Ed Dept: Removing explicit books from school library may have created hostile environment

School girl reading book in library
Photo: Allison Shelley/EDUimages

A Georgia school district has entered into a resolution agreement with the U.S. Department of Education’s Office of Civil Rights after permanently removing one book from its libraries and temporarily removing seven others over concerns about sexually explicit content. 

As a result of the federal agency’s investigation into Forsyth County Schools, the district will be forced to issue a statement explaining the book removal process and offer “support to students who may have been impacted by the book removal process.”

According to the Office of Civil Right’s investigation, parents and community members complained in the fall of 2021 about students having access to inappropriate books in Forsyth’s school libraries. Parents voiced concerns about sexual content and LGBTQ+ themes in the books. 

Parents reportedly asked the school district to put LGBTQ+ books in a separate location and put tags on the books, according to the investigation findings.

In January of the next year, the District Media Committee convened and rejected a proposal that would require parental permission to check out books because it would make librarians “gatekeepers” and also rejected the proposal to move or mark LGBTQ+ materials as it could be detrimental to students. 

The committee did approve a statement that affirmed students’ abilities to read what books they wanted and required parents to talk with their children, according to the investigation.

“Forsyth County Schools’ media centers provide resources that reflect all students within each school community,” the statement read. “If you come across a book that does not match your family’s values and/or beliefs, and you would prefer that your child does not check that book out, please discuss it with your child.” 

Later in January, the superintendent notified the school board that he was allowing the removal of books that were “obviously sexually explicit or pornographic.” Books were reviewed for “explicit sexual content, specifically graphic details of sexual acts and not just references to sex or sexual acts.” 

The school removed nine books indefinitely, with others removed from middle school libraries or removed temporarily, according to the investigation. The district did not tell students that it had removed explicit materials. 

The investigation found that students complained during a school board meeting about the removals.

“Some students also raised concerns about the impact of removing the books,” the investigation report found. “One student stated that the book ban immediately made the environment more harsh for students; people like him who are not in the closet are watching their safe spaces disappear, and he is sick of being fearful at school.”

“A third student – who characterized the District’s actions as singling out books by authors who are gay, supporters of the LGBTQI+ community, women and people of color – expressed the belief that the District does not care about diversity,” the report said.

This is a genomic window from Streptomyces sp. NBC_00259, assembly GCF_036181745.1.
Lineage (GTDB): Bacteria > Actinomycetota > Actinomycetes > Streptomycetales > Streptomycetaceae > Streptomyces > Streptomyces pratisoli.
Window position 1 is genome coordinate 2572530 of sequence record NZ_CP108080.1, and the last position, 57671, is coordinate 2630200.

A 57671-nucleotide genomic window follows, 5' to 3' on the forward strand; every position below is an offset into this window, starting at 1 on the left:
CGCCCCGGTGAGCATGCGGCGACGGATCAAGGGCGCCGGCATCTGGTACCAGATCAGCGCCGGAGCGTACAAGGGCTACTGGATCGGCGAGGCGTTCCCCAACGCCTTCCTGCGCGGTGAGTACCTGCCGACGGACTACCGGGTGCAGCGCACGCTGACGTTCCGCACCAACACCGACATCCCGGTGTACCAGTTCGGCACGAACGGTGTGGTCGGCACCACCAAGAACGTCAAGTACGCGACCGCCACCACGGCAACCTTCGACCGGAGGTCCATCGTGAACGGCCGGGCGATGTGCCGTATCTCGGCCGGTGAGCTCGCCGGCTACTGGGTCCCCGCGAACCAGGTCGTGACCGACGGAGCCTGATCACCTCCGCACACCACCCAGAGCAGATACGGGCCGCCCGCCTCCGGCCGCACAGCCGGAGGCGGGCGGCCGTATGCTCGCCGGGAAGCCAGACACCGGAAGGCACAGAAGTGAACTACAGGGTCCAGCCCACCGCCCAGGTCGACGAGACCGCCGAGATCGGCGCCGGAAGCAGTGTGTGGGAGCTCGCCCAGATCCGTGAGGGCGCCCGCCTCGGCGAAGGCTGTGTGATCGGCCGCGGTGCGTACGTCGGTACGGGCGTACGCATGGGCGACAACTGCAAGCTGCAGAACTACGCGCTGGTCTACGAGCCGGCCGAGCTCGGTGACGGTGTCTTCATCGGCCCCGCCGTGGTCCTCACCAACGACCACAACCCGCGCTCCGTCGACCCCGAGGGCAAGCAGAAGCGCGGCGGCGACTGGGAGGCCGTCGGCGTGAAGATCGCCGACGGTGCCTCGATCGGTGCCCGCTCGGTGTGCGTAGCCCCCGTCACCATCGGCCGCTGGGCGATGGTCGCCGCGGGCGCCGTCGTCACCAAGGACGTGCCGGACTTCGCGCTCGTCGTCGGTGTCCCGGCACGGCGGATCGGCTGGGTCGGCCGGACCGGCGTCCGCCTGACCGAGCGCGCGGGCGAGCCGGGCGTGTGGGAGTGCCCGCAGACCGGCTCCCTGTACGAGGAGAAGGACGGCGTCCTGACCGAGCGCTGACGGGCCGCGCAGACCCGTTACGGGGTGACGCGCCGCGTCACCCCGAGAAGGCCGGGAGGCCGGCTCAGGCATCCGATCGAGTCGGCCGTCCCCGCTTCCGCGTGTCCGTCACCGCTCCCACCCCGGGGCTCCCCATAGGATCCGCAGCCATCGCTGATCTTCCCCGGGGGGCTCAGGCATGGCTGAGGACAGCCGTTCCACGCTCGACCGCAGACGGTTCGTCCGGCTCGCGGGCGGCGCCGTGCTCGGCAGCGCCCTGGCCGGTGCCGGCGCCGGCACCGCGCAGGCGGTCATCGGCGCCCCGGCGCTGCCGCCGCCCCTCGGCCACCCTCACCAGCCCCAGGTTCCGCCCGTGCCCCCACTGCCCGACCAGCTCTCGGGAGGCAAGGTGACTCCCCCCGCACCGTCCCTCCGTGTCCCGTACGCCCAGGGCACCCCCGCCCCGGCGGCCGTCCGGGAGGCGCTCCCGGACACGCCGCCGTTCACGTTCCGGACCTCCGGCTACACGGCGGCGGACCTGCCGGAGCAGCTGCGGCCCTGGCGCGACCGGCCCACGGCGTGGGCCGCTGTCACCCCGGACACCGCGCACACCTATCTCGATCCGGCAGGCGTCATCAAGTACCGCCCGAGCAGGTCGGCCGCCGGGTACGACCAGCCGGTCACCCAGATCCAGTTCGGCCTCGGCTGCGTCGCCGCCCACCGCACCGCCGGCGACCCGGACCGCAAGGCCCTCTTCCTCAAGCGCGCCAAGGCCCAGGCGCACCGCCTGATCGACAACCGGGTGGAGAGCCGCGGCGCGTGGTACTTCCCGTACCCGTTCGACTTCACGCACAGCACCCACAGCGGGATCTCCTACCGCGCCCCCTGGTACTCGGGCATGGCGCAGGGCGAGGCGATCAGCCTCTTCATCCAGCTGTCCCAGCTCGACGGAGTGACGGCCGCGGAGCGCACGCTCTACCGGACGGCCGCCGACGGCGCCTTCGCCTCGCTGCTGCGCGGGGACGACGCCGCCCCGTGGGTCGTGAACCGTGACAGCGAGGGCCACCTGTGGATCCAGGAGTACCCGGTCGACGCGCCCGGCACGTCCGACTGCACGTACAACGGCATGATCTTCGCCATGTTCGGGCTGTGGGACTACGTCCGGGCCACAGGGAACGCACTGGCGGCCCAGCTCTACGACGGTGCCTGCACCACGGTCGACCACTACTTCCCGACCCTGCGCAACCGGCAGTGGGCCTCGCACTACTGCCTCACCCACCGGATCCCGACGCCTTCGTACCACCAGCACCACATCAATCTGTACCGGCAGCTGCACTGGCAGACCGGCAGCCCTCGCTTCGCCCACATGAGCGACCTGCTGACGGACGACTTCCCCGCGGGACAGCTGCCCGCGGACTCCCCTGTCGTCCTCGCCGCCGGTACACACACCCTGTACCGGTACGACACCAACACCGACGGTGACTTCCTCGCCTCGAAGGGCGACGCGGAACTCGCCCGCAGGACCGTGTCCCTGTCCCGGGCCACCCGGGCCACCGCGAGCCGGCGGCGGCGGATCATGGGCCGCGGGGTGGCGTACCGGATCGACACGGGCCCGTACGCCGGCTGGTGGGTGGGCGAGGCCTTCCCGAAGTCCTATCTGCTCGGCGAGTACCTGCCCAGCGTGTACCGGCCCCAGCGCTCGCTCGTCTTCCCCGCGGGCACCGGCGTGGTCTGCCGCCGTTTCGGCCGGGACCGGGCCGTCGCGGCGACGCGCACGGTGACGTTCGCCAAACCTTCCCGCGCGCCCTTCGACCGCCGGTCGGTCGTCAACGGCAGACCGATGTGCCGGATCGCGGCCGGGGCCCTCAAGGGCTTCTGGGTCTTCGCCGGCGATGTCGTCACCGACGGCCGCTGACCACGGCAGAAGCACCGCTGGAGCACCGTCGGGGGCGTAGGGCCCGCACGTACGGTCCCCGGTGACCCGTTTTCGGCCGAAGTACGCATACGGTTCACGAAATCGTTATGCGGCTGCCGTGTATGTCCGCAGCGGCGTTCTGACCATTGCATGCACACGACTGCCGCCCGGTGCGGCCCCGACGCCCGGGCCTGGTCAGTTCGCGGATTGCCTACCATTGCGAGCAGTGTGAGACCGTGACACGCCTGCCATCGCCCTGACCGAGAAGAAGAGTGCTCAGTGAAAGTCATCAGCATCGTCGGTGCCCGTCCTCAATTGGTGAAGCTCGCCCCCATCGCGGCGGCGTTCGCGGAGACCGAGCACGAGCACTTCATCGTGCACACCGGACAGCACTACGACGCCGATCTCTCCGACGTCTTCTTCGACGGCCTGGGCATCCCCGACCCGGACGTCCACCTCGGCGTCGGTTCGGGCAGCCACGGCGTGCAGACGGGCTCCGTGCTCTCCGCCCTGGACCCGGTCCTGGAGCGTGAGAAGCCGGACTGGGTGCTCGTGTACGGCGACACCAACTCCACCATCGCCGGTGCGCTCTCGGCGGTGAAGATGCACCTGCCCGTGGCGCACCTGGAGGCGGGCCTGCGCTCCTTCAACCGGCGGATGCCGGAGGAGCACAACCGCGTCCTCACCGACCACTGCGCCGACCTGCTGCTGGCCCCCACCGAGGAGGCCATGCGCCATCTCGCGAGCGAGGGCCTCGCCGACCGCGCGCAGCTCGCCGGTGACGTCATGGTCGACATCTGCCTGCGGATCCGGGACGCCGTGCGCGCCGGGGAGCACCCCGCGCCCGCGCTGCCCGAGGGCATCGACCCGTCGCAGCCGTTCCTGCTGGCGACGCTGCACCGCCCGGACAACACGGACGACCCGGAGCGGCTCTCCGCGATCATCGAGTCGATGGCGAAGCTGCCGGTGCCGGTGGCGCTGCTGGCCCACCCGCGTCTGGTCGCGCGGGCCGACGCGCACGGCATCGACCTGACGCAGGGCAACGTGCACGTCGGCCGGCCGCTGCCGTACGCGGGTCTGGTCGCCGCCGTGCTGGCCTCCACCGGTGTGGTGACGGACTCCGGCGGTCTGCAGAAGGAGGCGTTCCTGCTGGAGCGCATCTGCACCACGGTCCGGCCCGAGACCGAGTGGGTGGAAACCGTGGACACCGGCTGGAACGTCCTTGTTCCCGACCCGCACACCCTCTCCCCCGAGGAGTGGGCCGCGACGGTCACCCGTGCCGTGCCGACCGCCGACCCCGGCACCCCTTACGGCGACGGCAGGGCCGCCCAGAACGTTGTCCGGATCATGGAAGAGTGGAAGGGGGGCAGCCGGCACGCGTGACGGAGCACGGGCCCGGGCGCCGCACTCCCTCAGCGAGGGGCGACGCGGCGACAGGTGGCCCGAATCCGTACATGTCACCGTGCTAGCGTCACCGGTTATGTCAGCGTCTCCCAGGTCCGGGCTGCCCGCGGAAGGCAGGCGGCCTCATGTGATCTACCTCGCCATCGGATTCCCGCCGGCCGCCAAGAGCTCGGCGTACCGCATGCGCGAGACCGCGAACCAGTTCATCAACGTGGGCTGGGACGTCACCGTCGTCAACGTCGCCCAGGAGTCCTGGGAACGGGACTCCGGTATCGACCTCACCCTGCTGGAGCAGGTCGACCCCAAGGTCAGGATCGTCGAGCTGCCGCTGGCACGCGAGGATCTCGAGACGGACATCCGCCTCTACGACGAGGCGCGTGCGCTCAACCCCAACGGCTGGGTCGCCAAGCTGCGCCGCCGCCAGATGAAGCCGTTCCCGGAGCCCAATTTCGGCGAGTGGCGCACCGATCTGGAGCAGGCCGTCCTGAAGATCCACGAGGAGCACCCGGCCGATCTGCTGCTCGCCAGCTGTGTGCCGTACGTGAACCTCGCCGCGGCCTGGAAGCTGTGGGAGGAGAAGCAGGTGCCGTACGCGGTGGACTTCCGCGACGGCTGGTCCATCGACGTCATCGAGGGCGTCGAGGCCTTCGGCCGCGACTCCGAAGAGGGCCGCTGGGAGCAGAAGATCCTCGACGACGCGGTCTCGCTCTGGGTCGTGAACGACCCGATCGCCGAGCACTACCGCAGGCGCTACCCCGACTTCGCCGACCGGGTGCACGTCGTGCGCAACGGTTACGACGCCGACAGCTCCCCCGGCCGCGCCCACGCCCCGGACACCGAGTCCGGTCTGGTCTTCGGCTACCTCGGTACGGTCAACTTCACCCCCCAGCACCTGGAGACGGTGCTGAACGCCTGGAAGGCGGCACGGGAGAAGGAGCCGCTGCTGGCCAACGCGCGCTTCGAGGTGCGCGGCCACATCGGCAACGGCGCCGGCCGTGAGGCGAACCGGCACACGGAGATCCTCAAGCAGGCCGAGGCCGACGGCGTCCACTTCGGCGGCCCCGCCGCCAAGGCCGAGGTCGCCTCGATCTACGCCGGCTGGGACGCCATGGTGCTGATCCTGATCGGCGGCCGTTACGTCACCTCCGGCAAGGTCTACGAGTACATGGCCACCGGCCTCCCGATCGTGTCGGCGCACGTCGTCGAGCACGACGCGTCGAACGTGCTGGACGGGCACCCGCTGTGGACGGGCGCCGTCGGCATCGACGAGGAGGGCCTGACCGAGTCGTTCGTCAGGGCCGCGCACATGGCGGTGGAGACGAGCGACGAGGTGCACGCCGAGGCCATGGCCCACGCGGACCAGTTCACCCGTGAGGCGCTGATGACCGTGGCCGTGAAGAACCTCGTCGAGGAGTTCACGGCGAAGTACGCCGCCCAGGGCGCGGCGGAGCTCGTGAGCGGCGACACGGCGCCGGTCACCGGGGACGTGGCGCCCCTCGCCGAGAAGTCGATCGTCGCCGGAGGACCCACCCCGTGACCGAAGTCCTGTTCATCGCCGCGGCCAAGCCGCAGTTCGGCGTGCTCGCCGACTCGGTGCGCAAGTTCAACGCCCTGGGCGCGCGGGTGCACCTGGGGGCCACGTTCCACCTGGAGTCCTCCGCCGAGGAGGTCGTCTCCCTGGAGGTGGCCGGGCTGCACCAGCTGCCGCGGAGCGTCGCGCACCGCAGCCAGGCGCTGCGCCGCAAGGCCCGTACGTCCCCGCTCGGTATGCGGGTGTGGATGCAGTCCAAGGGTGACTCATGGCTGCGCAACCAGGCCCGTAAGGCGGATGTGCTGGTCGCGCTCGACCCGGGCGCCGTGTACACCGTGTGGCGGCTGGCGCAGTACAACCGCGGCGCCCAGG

The district formed a summer review committee of 34 readers made up of school staff and parents and evaluated books based on six questions. Based on the findings, seven of the eight books were returned to shelves. 

“Other than comments at board meetings, District witnesses identified no other complaints from students, parents, staff or others about the book removal,” the report found. “All three District witnesses said the District has not taken steps to address with students the impact of the book removals.”

The Office of Civil Rights alleges that the district “may have created a hostile environment for students” and that how it screened the books did not do anything to “ameliorate any resultant

racially and sexually hostile environment.”

The report acknowledged that the school district limited its screening to sexually explicit material, but concludes that “communications at board meetings conveyed the impression that books were being screened to exclude diverse authors and characters, including people who are LGBTQI+ and authors who are not White, leading to increased fears and possibly harassment.”

In response, the Department of Education’s resolution agreement requires that the school district must make a statement to students explaining the screening process it relied on in 2022, which did not rely on “sex, gender, gender identity, sexual orientation, race, national origin or color of the book’s author or characters.” 

The statement must also include a “notice that any student who feels impacted by the environment surrounding the removal of books can contact the district’s Title IX/Title VI Coordinator for supportive measures,” as well as information on how to file a Title IX complaint. 

The district will also have to conduct a school climate survey in middle and high schools during the 2023-24 school year. 

This comes as schools nationwide consider whether to remove sexually explicit books from school libraries over parental and community objections.

Brendan Clarey
Brendan Clarey is K-12 editor at Chalkboard Review. Reach him at bclarey@franklinnews.org.

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